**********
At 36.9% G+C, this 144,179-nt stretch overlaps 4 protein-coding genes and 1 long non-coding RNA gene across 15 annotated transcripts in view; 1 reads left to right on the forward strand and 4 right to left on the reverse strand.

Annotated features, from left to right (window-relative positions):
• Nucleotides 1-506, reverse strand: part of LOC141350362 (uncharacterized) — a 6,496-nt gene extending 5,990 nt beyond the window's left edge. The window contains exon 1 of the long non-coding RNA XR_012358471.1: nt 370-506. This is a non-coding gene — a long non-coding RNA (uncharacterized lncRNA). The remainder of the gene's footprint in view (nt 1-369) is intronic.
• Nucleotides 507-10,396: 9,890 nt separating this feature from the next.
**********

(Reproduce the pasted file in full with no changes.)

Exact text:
At 36.9% G+C, this 144,179-nt stretch overlaps 4 protein-coding genes and 1 long non-coding RNA gene across 15 annotated transcripts in view; 1 reads left to right on the forward strand and 4 right to left on the reverse strand.

Annotated features, from left to right (window-relative positions):
• Nucleotides 1-506, reverse strand: part of LOC141350362 (uncharacterized) — a 6,496-nt gene extending 5,990 nt beyond the window's left edge. The window contains exon 1 of the long non-coding RNA XR_012358471.1: nt 370-506. This is a non-coding gene — a long non-coding RNA (uncharacterized lncRNA). The remainder of the gene's footprint in view (nt 1-369) is intronic.
• Nucleotides 507-10,396: 9,890 nt separating this feature from the next.